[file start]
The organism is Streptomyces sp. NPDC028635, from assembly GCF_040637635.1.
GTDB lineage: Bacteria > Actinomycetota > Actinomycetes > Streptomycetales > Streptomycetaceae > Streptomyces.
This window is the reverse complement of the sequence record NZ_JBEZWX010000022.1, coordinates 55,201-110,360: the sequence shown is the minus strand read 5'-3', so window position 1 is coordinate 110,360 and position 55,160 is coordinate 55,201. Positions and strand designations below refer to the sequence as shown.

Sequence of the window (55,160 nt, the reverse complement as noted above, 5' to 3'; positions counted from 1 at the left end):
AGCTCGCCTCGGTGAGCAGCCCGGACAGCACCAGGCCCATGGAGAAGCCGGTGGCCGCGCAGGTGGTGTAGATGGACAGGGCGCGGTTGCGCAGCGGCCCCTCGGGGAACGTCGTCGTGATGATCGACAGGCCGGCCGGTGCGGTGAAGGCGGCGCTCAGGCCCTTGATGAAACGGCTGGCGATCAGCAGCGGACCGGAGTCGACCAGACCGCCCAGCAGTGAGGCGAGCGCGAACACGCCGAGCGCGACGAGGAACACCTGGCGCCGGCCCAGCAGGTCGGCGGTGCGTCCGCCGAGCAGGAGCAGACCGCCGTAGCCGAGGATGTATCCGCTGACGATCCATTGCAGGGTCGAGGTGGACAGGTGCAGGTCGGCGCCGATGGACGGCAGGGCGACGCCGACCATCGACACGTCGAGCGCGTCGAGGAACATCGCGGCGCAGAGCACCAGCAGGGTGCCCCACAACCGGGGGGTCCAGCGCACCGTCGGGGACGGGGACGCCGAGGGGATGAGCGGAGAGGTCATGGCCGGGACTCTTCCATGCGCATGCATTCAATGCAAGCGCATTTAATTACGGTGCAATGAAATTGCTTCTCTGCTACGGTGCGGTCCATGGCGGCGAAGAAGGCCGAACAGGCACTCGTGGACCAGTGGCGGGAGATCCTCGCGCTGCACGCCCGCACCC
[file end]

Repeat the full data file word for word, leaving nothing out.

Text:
The organism is Streptomyces sp. NPDC028635, from assembly GCF_040637635.1.
GTDB lineage: Bacteria > Actinomycetota > Actinomycetes > Streptomycetales > Streptomycetaceae > Streptomyces.
This window is the reverse complement of the sequence record NZ_JBEZWX010000022.1, coordinates 55,201-110,360: the sequence shown is the minus strand read 5'-3', so window position 1 is coordinate 110,360 and position 55,160 is coordinate 55,201. Positions and strand designations below refer to the sequence as shown.

Sequence of the window (55,160 nt, the reverse complement as noted above, 5' to 3'; positions counted from 1 at the left end):
AGCTCGCCTCGGTGAGCAGCCCGGACAGCACCAGGCCCATGGAGAAGCCGGTGGCCGCGCAGGTGGTGTAGATGGACAGGGCGCGGTTGCGCAGCGGCCCCTCGGGGAACGTCGTCGTGATGATCGACAGGCCGGCCGGTGCGGTGAAGGCGGCGCTCAGGCCCTTGATGAAACGGCTGGCGATCAGCAGCGGACCGGAGTCGACCAGACCGCCCAGCAGTGAGGCGAGCGCGAACACGCCGAGCGCGACGAGGAACACCTGGCGCCGGCCCAGCAGGTCGGCGGTGCGTCCGCCGAGCAGGAGCAGACCGCCGTAGCCGAGGATGTATCCGCTGACGATCCATTGCAGGGTCGAGGTGGACAGGTGCAGGTCGGCGCCGATGGACGGCAGGGCGACGCCGACCATCGACACGTCGAGCGCGTCGAGGAACATCGCGGCGCAGAGCACCAGCAGGGTGCCCCACAACCGGGGGGTCCAGCGCACCGTCGGGGACGGGGACGCCGAGGGGATGAGCGGAGAGGTCATGGCCGGGACTCTTCCATGCGCATGCATTCAATGCAAGCGCATTTAATTACGGTGCAATGAAATTGCTTCTCTGCTACGGTGCGGTCCATGGCGGCGAAGAAGGCCGAACAGGCACTCGTGGACCAGTGGCGGGAGATCCTCGCGCTGCACGCCCGCACCC